Note: The images above are from the same image with identical settings, a virtual copy was created and rendered using the old engine instead of the new one. For those testing Lightroom 3, you can change rendering engines in the Develop Module by going to the Settings menu and changing the process version.
Stability and Speed so far
Again, this is beta software, and it likely hasn’t been optimized yet, but at the same time I want to comment about stability so far.
Over the past couple of days I’ve had Lightroom 3, and my pathetically small test catalog open and running for extended periods of time (several hours at a clip usually) and I haven’t seen a problem in terms of stability (it hasn’t crashed or otherwise behaved strangely, other than importing from a media card, yet) and has been very snappy. I’m also not seeing a drop in performance With that being the case, I’m currently in the process of bringing in the remained of my ~19,000 image catalog to see how it behaves with that.
In fact, one thing that I’ve been rather pleased with is LR3 seems to be a tad snappier when switching between module, though it’s certainly possible that it’s all in my head. However, going to develop from grid seems ever so slightly faster.
This time we delve into the side of Lightroom that I don’t use more than occasionally, Slideshows, Printing and Web gallery production.
Quite possibly the best new feature is support for proper water marking with out having to resort to tricky export plug-ins or Photoshop droplets. Neither of which were always foolproof or 100% reliable in my experience.
The Slideshow module remains relatively unchanged. The one new and well deserved feature is the ability to export a MP4 video of the final slideshow. The video can be produced at resolutions from 230px to 1080p high def, I’m not sure of the utility of the smallest sizes, but the larger ones are certainly welcome.
The file appears to be an H.264 encoded MP4 with the sounded encoded using the MP4a codec. What you do from there is up to you. You could use DVD burning software to covert it to standard def MPEG-2 video and burn it to a DVD-R for viewing on a DVD player. Of course if you go this route, there’s little reason to render the slideshow in anything other than the 480 preset. The same conversion process could be done to a bluray disk for the high-def formats to produce a Bluray player ready movie.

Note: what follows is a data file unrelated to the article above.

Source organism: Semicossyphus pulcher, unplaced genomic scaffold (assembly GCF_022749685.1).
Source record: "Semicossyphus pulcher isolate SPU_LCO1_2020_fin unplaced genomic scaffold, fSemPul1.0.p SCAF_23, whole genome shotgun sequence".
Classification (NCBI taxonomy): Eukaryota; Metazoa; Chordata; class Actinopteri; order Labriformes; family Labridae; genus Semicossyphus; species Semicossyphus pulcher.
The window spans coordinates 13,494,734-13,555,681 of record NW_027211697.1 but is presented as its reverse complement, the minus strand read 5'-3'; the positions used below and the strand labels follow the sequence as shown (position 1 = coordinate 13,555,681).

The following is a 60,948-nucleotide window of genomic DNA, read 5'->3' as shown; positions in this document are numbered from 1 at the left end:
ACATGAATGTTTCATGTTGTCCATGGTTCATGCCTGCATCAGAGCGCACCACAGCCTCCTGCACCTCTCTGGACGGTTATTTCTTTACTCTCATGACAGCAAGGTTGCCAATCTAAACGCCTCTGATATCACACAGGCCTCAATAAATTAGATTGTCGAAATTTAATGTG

Of course there’s always the ability to upload the slideshow video to a website or e-mail it to a client.
The real problem, I see, is that without other software to convert the video into something playable natively on a TV, there’s little use in generating the video file especially since it isn’t nearly as controllable as either the PDF slideshow or running the slide show from Lightroom. To me, the feature would be a lot more useful if there was a native “burn a DVD/BD of this video” option that let you make something easily distributable and broadly viewable with out 3rd party software.
There’s not a whole lot of difference in the web module.
To be honest, I’ve always wondered about the web gallery module a little. I think most people that are using Lightroom are also going to be using a service (Flickr, Smugmug, Photoshelter, etc.) or some form of automated gallery software (Zenphoto, Gallery2, etc.) for their web galleries. About the only real use I see for the web module is to create a quick HTML gallery that a client could browse through off a CD.
The new web module doesn’t appear to offer any radical new features. Other than the ability to watermark photographs, which is a globally supported new feature in Lightroom 3. The page layout, information and design options are all pretty much the same as what is available in Lightroom 2.
The most obvious new feature is the custom package. The difference between the new custom package layout and the old picture package layout is that the new layout style appears to support overlapping pictures better.
What’s still missing is soft proofing. This, in my opinion, is far more important than more flexible picture layouts. Without soft proofing, color critical print work must still be exported to photoshop and printed from there. The need to shift to Photoshop to soft proof and make print adjustments to me renders many of the advantages of Lightroom’s non-destructive RAW workflow, especially the use of virtual copies to save disk space, more or less useless. I have no idea if Adobe is going to add softproofing to Lightroom 3 before it’s released, but I would really hope so.